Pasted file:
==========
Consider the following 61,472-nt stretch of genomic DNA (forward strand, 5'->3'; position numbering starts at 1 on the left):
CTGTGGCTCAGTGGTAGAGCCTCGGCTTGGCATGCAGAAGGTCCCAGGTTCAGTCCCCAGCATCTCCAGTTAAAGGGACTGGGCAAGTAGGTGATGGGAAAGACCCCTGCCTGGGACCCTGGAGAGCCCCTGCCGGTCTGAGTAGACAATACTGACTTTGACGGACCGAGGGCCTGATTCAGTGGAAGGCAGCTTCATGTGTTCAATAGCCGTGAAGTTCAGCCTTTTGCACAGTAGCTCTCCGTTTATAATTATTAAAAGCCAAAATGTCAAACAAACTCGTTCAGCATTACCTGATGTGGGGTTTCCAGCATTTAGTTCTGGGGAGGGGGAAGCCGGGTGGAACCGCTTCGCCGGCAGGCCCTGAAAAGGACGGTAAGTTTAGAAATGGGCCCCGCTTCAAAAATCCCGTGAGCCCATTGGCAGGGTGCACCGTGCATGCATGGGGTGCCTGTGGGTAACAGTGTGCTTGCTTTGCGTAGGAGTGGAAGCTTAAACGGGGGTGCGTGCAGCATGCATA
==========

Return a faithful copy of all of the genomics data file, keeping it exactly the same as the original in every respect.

Consider the following 61,472-nt stretch of genomic DNA (forward strand, 5'->3'; position numbering starts at 1 on the left):
CTGTGGCTCAGTGGTAGAGCCTCGGCTTGGCATGCAGAAGGTCCCAGGTTCAGTCCCCAGCATCTCCAGTTAAAGGGACTGGGCAAGTAGGTGATGGGAAAGACCCCTGCCTGGGACCCTGGAGAGCCCCTGCCGGTCTGAGTAGACAATACTGACTTTGACGGACCGAGGGCCTGATTCAGTGGAAGGCAGCTTCATGTGTTCAATAGCCGTGAAGTTCAGCCTTTTGCACAGTAGCTCTCCGTTTATAATTATTAAAAGCCAAAATGTCAAACAAACTCGTTCAGCATTACCTGATGTGGGGTTTCCAGCATTTAGTTCTGGGGAGGGGGAAGCCGGGTGGAACCGCTTCGCCGGCAGGCCCTGAAAAGGACGGTAAGTTTAGAAATGGGCCCCGCTTCAAAAATCCCGTGAGCCCATTGGCAGGGTGCACCGTGCATGCATGGGGTGCCTGTGGGTAACAGTGTGCTTGCTTTGCGTAGGAGTGGAAGCTTAAACGGGGGTGCGTGCAGCATGCATA